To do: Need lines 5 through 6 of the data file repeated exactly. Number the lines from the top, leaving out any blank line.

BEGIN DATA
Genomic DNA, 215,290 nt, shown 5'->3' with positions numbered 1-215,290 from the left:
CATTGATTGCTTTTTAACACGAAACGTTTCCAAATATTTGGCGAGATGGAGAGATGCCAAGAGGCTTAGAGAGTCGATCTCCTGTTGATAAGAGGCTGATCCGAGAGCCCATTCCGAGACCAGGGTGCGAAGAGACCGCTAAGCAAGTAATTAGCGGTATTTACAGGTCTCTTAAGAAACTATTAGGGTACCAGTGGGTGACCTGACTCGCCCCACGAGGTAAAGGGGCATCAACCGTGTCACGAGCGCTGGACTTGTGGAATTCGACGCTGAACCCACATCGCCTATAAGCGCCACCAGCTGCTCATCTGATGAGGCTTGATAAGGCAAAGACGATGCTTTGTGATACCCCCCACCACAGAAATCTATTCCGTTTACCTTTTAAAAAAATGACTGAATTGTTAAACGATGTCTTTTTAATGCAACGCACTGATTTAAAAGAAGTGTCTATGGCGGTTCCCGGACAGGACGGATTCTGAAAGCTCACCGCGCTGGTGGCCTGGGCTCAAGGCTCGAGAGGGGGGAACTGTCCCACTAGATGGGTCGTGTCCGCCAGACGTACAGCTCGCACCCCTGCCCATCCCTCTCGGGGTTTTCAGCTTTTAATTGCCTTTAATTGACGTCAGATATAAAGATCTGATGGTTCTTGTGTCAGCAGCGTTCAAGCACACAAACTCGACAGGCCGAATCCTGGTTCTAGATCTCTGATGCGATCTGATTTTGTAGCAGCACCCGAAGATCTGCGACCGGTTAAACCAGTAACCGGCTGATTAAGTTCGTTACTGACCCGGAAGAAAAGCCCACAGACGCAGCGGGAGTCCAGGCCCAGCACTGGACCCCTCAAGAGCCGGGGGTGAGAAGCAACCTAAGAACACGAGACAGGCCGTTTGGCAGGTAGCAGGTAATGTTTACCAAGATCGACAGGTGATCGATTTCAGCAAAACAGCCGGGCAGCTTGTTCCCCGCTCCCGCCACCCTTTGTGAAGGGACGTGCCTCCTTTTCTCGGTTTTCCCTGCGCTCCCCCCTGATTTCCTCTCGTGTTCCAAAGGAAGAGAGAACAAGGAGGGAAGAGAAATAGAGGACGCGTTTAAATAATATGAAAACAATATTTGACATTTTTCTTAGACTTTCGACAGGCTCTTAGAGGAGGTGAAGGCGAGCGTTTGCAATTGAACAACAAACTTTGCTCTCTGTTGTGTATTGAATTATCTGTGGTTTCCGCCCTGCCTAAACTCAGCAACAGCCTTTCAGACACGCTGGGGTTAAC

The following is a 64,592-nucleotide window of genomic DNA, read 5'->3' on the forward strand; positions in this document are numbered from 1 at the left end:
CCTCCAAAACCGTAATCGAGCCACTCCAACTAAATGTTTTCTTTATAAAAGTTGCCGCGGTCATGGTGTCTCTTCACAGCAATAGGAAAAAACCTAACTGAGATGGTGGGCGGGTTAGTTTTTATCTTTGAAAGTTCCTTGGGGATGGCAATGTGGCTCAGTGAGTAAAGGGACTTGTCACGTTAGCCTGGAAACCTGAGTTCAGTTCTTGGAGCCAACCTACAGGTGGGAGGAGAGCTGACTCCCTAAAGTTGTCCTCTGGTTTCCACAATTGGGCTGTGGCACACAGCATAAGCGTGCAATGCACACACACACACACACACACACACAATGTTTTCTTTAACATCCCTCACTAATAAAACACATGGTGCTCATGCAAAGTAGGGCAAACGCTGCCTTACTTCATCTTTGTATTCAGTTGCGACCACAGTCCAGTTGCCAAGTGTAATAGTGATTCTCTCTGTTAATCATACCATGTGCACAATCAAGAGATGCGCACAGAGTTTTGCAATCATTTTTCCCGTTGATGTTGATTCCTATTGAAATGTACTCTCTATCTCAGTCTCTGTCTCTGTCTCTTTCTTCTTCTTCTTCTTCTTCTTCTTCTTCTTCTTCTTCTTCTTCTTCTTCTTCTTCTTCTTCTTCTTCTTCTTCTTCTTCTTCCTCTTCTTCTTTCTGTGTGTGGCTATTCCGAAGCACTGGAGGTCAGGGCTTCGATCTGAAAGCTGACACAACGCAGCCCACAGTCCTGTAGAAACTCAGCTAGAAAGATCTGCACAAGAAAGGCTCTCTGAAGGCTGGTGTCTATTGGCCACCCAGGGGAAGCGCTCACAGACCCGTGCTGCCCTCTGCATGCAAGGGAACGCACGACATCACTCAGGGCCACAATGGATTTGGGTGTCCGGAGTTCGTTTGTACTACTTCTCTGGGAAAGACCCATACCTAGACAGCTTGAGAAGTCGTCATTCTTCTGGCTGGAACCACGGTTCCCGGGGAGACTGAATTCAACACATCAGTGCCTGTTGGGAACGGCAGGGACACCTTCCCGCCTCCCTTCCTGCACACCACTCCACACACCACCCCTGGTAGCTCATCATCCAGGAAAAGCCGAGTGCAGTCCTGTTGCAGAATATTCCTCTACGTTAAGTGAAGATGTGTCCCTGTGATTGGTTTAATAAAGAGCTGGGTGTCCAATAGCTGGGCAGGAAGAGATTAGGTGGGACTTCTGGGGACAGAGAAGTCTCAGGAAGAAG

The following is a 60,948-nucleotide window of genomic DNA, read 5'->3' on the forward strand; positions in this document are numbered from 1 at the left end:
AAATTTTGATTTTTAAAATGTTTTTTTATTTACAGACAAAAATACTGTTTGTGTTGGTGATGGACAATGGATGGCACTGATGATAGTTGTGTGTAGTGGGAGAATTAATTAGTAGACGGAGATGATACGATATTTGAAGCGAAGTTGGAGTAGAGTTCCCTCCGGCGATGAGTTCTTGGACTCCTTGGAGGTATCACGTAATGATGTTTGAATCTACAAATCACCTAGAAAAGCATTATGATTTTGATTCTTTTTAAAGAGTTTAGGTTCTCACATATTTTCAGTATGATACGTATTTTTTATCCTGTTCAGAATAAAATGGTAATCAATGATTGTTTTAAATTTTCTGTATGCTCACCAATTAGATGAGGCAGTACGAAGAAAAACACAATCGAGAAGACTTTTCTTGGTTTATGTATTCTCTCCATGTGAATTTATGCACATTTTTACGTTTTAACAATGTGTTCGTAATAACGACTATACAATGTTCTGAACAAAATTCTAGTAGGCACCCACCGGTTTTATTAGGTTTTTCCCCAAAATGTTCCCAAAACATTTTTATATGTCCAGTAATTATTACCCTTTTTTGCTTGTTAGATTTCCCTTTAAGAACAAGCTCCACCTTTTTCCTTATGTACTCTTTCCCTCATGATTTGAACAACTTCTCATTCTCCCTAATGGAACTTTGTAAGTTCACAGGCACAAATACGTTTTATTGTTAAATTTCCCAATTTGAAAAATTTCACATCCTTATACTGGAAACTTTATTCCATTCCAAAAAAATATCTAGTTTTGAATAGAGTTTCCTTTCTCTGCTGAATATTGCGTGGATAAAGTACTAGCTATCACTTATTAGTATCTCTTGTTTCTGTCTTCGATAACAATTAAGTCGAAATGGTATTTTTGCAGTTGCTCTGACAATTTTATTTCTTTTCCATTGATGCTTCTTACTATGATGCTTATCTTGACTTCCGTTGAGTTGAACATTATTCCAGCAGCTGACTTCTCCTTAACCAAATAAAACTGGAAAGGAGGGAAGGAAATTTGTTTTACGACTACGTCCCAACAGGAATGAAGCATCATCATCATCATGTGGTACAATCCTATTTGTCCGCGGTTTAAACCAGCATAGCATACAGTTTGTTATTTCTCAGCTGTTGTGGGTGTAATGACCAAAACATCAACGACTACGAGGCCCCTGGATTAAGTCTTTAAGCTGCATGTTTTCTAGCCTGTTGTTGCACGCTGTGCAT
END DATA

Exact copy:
The following is a 60,948-nucleotide window of genomic DNA, read 5'->3' on the forward strand; positions in this document are numbered from 1 at the left end:
AAATTTTGATTTTTAAAATGTTTTTTTATTTACAGACAAAAATACTGTTTGTGTTGGTGATGGACAATGGATGGCACTGATGATAGTTGTGTGTAGTGGGAGAATTAATTAGTAGACGGAGATGATACGATATTTGAAGCGAAGTTGGAGTAGAGTTCCCTCCGGCGATGAGTTCTTGGACTCCTTGGAGGTATCACGTAATGATGTTTGAATCTACAAATCACCTAGAAAAGCATTATGATTTTGATTCTTTTTAAAGAGTTTAGGTTCTCACATATTTTCAGTATGATACGTATTTTTTATCCTGTTCAGAATAAAATGGTAATCAATGATTGTTTTAAATTTTCTGTATGCTCACCAATTAGATGAGGCAGTACGAAGAAAAACACAATCGAGAAGACTTTTCTTGGTTTATGTATTCTCTCCATGTGAATTTATGCACATTTTTACGTTTTAACAATGTGTTCGTAATAACGACTATACAATGTTCTGAACAAAATTCTAGTAGGCACCCACCGGTTTTATTAGGTTTTTCCCCAAAATGTTCCCAAAACATTTTTATATGTCCAGTAATTATTACCCTTTTTTGCTTGTTAGATTTCCCTTTAAGAACAAGCTCCACCTTTTTCCTTATGTACTCTTTCCCTCATGATTTGAACAACTTCTCATTCTCCCTAATGGAACTTTGTAAGTTCACAGGCACAAATACGTTTTATTGTTAAATTTCCCAATTTGAAAAATTTCACATCCTTATACTGGAAACTTTATTCCATTCCAAAAAAATATCTAGTTTTGAATAGAGTTTCCTTTCTCTGCTGAATATTGCGTGGATAAAGTACTAGCTATCACTTATTAGTATCTCTTGTTTCTGTCTTCGATAACAATTAAGTCGAAATGGTATTTTTGCAGTTGCTCTGACAATTTTATTTCTTTTCCATTGATGCTTCTTACTATGATGCTTATCTTGACTTCCGTTGAGTTGAACATTATTCCAGCAGCTGACTTCTCCTTAACCAAATAAAACTGGAAAGGAGGGAAGGAAATTTGTTTTACGACTACGTCCCAACAGGAATGAAGCATCATCATCATCATGTGGTACAATCCTATTTGTCCGCGGTTTAAACCAGCATAGCATACAGTTTGTTATTTCTCAGCTGTTGTGGGTGTAATGACCAAAACATCAACGACTACGAGGCCCCTGGATTAAGTCTTTAAGCTGCATGTTTTCTAGCCTGTTGTTGCACGCTGTGCAT